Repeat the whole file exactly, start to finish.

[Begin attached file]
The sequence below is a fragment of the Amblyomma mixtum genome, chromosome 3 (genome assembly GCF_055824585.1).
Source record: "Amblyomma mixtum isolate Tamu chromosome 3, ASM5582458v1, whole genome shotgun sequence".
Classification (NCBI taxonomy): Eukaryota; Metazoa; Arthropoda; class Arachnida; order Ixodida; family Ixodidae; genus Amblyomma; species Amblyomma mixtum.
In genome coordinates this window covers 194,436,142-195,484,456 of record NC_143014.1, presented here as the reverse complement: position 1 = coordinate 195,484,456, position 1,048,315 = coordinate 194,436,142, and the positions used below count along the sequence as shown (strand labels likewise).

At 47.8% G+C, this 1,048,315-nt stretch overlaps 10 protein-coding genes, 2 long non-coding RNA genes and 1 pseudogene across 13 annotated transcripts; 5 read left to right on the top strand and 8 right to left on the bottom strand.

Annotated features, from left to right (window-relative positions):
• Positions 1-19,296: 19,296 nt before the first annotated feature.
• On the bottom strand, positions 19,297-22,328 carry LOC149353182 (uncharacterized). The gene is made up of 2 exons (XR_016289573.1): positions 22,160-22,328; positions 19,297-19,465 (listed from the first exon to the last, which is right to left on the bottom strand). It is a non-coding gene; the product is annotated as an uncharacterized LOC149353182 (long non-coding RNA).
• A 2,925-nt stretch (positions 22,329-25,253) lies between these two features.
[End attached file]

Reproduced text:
The sequence below is a fragment of the Amblyomma mixtum genome, chromosome 3 (genome assembly GCF_055824585.1).
Source record: "Amblyomma mixtum isolate Tamu chromosome 3, ASM5582458v1, whole genome shotgun sequence".
Classification (NCBI taxonomy): Eukaryota; Metazoa; Arthropoda; class Arachnida; order Ixodida; family Ixodidae; genus Amblyomma; species Amblyomma mixtum.
In genome coordinates this window covers 194,436,142-195,484,456 of record NC_143014.1, presented here as the reverse complement: position 1 = coordinate 195,484,456, position 1,048,315 = coordinate 194,436,142, and the positions used below count along the sequence as shown (strand labels likewise).

At 47.8% G+C, this 1,048,315-nt stretch overlaps 10 protein-coding genes, 2 long non-coding RNA genes and 1 pseudogene across 13 annotated transcripts; 5 read left to right on the top strand and 8 right to left on the bottom strand.

Annotated features, from left to right (window-relative positions):
• Positions 1-19,296: 19,296 nt before the first annotated feature.
• On the bottom strand, positions 19,297-22,328 carry LOC149353182 (uncharacterized). The gene is made up of 2 exons (XR_016289573.1): positions 22,160-22,328; positions 19,297-19,465 (listed from the first exon to the last, which is right to left on the bottom strand). It is a non-coding gene; the product is annotated as an uncharacterized LOC149353182 (long non-coding RNA).
• A 2,925-nt stretch (positions 22,329-25,253) lies between these two features.